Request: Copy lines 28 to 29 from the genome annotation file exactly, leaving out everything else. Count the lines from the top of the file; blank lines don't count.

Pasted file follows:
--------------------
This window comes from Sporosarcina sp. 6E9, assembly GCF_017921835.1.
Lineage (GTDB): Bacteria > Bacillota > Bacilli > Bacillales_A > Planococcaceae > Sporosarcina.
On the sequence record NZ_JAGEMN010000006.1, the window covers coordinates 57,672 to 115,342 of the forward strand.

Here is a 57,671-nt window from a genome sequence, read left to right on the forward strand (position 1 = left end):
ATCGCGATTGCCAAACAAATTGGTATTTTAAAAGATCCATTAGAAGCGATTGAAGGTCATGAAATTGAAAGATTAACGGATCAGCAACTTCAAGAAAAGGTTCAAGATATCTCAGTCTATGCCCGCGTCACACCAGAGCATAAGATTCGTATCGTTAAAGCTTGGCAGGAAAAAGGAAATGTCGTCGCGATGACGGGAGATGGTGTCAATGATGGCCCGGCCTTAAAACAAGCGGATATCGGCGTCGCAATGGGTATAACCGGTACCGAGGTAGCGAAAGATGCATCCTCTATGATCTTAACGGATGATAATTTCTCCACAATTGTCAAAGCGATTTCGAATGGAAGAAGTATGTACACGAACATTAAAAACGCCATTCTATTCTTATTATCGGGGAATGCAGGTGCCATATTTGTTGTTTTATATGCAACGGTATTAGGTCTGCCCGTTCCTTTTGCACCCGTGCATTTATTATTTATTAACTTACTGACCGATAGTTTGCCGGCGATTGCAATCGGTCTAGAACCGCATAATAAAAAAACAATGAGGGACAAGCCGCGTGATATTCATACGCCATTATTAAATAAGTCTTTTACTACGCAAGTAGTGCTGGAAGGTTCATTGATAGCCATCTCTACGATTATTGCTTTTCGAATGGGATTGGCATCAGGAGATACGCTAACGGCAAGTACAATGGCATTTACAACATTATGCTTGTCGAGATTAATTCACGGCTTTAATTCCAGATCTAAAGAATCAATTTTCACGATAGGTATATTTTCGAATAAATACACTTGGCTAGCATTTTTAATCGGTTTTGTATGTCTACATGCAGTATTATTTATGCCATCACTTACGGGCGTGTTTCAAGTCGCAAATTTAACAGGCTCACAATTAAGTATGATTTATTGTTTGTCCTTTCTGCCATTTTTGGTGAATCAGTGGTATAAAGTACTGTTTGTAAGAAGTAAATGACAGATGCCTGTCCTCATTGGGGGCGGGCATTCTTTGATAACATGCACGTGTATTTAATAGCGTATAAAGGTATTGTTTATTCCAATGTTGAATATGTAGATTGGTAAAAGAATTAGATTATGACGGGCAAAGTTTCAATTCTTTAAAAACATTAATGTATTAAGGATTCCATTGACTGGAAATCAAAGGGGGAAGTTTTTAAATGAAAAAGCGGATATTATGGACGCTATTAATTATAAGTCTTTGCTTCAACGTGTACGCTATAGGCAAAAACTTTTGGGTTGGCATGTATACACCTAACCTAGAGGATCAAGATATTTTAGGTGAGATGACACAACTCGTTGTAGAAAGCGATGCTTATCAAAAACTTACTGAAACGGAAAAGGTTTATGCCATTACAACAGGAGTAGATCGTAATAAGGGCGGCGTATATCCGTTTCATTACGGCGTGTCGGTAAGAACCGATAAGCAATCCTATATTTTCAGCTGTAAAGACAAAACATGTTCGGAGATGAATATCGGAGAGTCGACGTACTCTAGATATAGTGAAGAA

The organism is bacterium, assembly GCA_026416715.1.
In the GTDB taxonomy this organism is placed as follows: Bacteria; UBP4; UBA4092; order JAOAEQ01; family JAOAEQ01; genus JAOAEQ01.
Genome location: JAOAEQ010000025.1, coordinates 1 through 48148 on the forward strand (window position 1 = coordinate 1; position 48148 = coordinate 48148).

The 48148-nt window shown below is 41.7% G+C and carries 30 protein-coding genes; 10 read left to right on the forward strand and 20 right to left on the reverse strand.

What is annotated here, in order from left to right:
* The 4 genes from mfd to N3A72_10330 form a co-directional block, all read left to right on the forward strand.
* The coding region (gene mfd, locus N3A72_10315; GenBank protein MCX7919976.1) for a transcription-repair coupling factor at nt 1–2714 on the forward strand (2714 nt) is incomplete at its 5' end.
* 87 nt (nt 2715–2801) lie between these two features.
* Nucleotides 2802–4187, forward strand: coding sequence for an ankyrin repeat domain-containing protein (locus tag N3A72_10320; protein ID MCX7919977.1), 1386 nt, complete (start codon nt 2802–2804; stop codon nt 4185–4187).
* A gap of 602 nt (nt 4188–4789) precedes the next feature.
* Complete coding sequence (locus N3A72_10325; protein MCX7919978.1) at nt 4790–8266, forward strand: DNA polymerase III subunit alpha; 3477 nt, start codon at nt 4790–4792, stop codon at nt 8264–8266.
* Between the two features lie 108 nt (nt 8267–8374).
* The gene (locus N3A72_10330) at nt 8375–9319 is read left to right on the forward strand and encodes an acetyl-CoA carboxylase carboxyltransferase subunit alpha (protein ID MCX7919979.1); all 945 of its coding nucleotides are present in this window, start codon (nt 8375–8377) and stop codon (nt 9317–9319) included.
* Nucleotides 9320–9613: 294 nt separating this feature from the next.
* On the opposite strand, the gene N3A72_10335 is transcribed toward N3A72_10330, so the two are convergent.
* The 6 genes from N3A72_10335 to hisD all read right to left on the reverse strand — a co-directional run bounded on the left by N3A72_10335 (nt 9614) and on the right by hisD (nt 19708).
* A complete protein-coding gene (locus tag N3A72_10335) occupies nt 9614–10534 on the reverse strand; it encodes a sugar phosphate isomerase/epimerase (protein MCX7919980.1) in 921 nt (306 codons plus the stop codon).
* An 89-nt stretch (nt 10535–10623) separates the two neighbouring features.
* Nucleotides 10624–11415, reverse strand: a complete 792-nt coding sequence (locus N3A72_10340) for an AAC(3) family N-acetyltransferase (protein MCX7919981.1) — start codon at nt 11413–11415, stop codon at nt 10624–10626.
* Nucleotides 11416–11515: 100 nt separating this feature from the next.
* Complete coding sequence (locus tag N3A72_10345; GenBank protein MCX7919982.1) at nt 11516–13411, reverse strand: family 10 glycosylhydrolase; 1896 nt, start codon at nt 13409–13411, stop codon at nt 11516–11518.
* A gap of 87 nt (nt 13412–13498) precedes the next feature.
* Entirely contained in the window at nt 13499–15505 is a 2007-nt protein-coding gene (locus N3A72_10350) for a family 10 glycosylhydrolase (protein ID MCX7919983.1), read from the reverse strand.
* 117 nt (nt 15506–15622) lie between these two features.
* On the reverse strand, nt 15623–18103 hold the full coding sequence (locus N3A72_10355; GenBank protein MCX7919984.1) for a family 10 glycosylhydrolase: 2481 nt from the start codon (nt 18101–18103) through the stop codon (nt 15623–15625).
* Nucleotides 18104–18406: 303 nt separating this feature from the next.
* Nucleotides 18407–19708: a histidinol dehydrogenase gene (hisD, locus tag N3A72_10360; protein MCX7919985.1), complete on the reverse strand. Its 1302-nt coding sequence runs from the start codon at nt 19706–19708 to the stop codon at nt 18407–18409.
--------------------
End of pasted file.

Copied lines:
* Entirely contained in the window at nt 13499–15505 is a 2007-nt protein-coding gene (locus N3A72_10350) for a family 10 glycosylhydrolase (protein ID MCX7919983.1), read from the reverse strand.
* 117 nt (nt 15506–15622) lie between these two features.